The fact that Freud felt a need to go back to the Greeks to find the roots of psychotherapy is not surprising given the genesis story of modern science—that it emerged in the fifteenth century as a renaissance of previously lost Greek science. What should be surprising is that he had to bypass twenty centuries to find another case of healing, re-parenting dialogue to cite as a precedent for his re-discovery. Obviously, it is not the case that humanity altogether stopped this universal practice for twenty centuries. Having grown up a young Jewish man in Catholic Vienna, Freud was well aware of two such practices embedded in the religious traditions of the Judeo–Christian West:  the rabbinate and the confessional. So his return to the Greeks suggests a move to avoid any association with them. In contrast, his erstwhile successor Carl Jung, the son of a Protestant minister, did not shy away from the ambiguity between the role of psychotherapist and spiritual counselor or guide. So Freud’s rejection of these precedents, along with their analogues in the Hindu and Buddhist mentoring bonds explored by Rolland and Jung, may be most simply explained as an expression of his intention to align psychotherapy decisively with the side of modern science in the European Enlightenment rift between science and religion. To his credit, Freud correctly read the landscape of modern culture and made a tactical decision that allowed psychotherapy to become a mainstream institution in an era in which scientific modernity obliged us to leave contemplative healing and pedagogy behind, as artifacts of humanity’s religious past. Now that the modern rift between science and contemplation is increasingly being bridged, we are in a position to bring contemplative practice back into dialogue with neuropsychology and the practice of psychotherapy.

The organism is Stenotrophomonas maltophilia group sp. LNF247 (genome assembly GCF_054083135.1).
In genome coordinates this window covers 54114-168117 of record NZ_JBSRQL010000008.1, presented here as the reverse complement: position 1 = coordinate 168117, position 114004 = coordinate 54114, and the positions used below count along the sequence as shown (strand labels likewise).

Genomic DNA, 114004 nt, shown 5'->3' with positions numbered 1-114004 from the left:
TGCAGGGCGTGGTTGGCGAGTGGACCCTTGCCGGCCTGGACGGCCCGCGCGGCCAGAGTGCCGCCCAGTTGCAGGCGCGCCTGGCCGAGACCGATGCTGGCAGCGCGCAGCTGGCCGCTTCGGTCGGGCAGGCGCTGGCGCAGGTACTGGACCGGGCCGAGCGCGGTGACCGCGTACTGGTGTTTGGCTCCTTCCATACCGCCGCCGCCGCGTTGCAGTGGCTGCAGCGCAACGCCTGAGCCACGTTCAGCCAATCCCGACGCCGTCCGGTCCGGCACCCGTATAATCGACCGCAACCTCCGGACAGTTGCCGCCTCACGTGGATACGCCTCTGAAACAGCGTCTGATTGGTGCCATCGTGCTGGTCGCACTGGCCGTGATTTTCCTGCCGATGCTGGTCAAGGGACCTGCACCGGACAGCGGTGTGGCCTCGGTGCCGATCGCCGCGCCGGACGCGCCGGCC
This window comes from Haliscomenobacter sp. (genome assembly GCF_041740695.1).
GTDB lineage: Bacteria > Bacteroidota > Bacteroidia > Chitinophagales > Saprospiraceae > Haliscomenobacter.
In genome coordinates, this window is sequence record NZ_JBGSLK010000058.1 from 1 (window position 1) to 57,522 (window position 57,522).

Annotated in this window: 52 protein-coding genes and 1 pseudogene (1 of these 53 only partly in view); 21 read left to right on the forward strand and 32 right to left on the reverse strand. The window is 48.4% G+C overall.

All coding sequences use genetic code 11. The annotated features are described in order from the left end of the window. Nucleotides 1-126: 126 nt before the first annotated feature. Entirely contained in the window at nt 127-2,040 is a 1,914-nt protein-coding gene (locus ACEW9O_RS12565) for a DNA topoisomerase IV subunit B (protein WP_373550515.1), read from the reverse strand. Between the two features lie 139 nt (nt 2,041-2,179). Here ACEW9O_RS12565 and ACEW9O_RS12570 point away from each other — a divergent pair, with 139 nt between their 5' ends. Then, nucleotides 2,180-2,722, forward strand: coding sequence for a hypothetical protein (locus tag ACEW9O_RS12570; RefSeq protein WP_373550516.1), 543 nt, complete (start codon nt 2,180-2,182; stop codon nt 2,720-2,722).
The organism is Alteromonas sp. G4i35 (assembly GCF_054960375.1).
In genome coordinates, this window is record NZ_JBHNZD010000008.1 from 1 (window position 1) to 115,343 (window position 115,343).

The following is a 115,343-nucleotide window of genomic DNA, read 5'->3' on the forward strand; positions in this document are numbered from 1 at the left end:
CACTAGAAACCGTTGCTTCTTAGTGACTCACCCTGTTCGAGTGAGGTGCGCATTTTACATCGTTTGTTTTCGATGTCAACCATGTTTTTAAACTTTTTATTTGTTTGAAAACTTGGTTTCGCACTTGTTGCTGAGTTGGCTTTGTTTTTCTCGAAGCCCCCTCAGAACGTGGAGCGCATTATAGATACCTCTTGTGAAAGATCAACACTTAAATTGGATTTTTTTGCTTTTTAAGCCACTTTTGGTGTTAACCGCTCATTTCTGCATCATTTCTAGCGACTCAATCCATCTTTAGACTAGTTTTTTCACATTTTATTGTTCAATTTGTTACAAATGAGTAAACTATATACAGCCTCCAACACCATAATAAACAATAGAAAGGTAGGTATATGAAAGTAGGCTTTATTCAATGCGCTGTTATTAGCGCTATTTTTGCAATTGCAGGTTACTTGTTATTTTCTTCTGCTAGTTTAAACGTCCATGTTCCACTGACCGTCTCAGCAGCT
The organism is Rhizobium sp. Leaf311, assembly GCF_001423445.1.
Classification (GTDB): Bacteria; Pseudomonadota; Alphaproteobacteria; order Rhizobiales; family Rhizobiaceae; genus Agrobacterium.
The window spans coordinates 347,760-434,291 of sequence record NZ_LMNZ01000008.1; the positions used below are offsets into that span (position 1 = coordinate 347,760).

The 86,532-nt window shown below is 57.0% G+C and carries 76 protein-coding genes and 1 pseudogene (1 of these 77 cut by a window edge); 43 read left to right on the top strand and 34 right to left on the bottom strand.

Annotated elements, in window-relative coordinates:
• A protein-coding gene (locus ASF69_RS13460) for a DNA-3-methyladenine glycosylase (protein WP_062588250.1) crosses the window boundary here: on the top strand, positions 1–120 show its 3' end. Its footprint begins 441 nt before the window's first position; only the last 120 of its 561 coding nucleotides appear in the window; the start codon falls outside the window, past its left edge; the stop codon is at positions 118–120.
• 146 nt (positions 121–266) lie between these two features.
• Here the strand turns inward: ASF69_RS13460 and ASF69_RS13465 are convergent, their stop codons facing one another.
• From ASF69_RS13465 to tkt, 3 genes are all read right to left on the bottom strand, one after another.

Viewed through the narrow lens of Enlightenment thought and science, the dialogue between the reflective practice of contemplation and the clinical practice of psychotherapy may still seem dissonant, even forced. Viewed through the wide- angle lens of anthropology, however, it appears as eminently reasonable and perfectly natural. Throughout history and around the globe, human cultures have associated spirituality, science, and healing with contemplative states and mentoring bonds. The Greeks were no exception to this rule: Empedocles taught science, contemplation, and ethics (O’Brian, 2009); Socrates was inspired by the

Delphic Oracle (McPherran, 1999). The Rabbinic yeshivas, Christian monasteries, and Islamic madrasas of the medieval West were the cradles of Renaissance science, spirituality, and medicine (Pederson, 2009). In fact, in the centuries since Descartes divided matter from mind, and science from reflection, the scientific culture of the West has been one of the very few glaring exceptions to the rule. So the recent trend I described towards bridging that modern divide and reuniting contemplation with science and healing is not really new, but a return to the commonsense view shared by most of humanity for most of history.